21 February

Can Democracy Save Egypt?

There is an interesting article on the Witherspoon Institute’s Public Discourse site by Egyptian journalist Yasser Khalil, who took part in the recent protests in that country. ‘The question that now hangs over Egypt,’ he argues, ‘is whether real freedom is possible, or whether the country inevitably will fall under authoritarian control or the rule of Islamic extremists.’ Reading the article, it is clear that he views the advancement of freedom and the ‘transition to liberal democracy’ as two sides of the same coin.

A cynic once famously defined democracy as ‘two wolves and a lamb voting on what to have for lunch’. Whilst amusing, this definition should also give pause for thought. Practically speaking, democracy is a system of government which seems to work best under specific conditions. A generally high standard of education – for example – is arguably essential for healthy democracy, as it ensures that the public are able to engage with issues being discussed by politicians, and to understand opposing points of view, rather than simply to make decisions based upon tribal or familial identification with particular parties.

Democracy seems to flourish where a population is homogeneous, which diminishes the problem of ‘wolves’ versus ‘lambs’. If people do not share common values, the way is open for much turmoil as opposing groups battle to impose particular ideological visions. This can be seen increasingly in political discourse emanating from the U.S. which seems ever more confined to opposing ‘conservative’ and ‘progressive’ camps that are unable to engage with each other and seem consequently to be growing ever farther apart. There are exceptions, such as India, but it might be argued that India’s unique experience of democracy stems from its unique cultural situation. Generally, democracy works best where people share a common vision, especially when it is rooted in common religious and cultural traditions. Khalil says that in Egypt it ‘is crucial that the pro-democracy activists move quickly to engage the population and gain support in parliamentary and presidential elections, and that they spread liberal principles in the society through media, public events, and face-to-face encounters’. What, we might ask in response, will the end result of such proselytism be if these liberal principles are not dear to Egyptians, but simply imposed by educated elites?

Protesters in Tahrir Square, Cairo

Crucially, the image of the wolves and the lamb highlights the fact that it is dangerous unequivocally to conflate ‘democracy’ with ‘freedom’. Democracy is simply a system of rule by the majority, but freedom involves recognition of rights which may never be violated, no matter how many are in favour of doing so. The U.S. Declaration of Independence, for example, makes no mention of ‘democracy’, but does speak of ‘inalienable rights’. Without glossing over the evils of many dictatorships, we ought to be realistic about the ability of ‘democracy’ to protect fundamental rights and freedoms. Democratic systems have given us much that is good, but have also presided over slavery and racial segregation in the U.S., legalised the killing of unborn children throughout most of Europe and North America since the 1970s, and, arguably, made possible Nazism in 1930s Germany. Many European democracies practically shut their doors on some Jews fleeing Nazi-occupied territories, whilst one or two dictatorships behaved rather better in this respect.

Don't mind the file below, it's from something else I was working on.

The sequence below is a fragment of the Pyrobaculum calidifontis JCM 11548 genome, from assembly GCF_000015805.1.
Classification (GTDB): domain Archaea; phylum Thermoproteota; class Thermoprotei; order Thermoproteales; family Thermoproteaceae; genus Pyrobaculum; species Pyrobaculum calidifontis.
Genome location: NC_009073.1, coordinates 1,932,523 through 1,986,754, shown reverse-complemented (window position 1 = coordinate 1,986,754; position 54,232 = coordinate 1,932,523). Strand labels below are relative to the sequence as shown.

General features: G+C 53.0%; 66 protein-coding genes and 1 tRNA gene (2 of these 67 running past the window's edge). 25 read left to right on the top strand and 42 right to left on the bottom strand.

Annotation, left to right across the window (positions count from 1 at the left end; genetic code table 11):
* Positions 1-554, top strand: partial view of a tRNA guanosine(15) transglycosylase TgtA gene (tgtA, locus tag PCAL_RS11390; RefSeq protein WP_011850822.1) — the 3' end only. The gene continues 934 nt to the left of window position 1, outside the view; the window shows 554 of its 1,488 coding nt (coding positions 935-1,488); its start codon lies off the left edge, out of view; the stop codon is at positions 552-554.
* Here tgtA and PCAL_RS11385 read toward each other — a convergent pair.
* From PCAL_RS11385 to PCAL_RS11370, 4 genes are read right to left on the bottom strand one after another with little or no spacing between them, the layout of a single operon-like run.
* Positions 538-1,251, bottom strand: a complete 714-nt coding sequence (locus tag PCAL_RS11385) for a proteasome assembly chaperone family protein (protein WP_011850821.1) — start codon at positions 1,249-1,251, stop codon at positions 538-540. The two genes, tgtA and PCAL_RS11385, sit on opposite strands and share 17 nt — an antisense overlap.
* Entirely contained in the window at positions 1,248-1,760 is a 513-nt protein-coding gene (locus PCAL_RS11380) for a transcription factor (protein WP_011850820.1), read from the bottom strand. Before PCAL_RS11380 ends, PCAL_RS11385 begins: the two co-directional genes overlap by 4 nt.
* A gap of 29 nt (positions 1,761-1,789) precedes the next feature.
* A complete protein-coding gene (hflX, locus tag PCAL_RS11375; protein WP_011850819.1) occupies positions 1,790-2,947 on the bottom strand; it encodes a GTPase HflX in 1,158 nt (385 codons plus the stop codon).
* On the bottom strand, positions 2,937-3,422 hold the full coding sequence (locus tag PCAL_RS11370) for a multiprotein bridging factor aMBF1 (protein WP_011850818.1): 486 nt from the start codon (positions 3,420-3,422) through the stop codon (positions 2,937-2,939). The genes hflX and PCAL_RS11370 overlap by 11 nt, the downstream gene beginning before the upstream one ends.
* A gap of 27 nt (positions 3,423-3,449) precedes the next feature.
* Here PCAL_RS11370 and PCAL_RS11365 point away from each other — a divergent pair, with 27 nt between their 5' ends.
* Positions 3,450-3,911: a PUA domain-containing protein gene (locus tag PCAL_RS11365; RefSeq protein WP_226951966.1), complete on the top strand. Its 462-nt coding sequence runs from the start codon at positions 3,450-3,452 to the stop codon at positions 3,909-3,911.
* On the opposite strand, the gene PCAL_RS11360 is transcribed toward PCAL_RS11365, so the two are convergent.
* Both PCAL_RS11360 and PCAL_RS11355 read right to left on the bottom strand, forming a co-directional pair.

Perhaps it might be more accurate to say that democracy itself has given us nothing either good nor bad. It is a tendency of modernity to think that we can create an ideal world simply by designing perfect institutions. When things go wrong in society, we tend not to look to ourselves and our failings, but rather to blame ‘the system’. People around the world clamour for free and fair elections, opposition parties, a separation of powers, a free press, an independent judiciary, and so on, thinking that these venerable and carefully designed institutions will overcome the wickedness of the human heart. By themselves, they certainly will not. Of what use is a free press without honest journalists? Where will justice be found if judges – though free from political interference – are unjust? All these institutions work well only if people are virtuous. Everyone loathes a wicked dictator. Lacking virtue, he is dominated by passion and base instinct. He governs badly, since, among the virtues he lacks are important qualities essential to good governance: prudence, justice, humility, magnanimity, and so on. Yet, if a people as a whole lacks virtue, democracy can, in important respects, turn out just as bad as a bad dictatorship. Just as a dictatorship will tend to be a bad one if the dictator is vicious, so will a democracy, in which political sovereignty rests with the people as a whole, be bad if those people tend towards vice. Instead of Barack Obama’s cry for ‘change now!’ in Egypt, the first cry should be rather ‘virtue now!’. We all hope that Egyptians advance towards the freedom they so ardently desire. But if and when they get there, successfully keeping it sweet will result not from the political system they now choose, but from the moral worth of the Egyptian people.

(Photo of Tahrir Square Protest © Mona Sosh. No endorsement implied)

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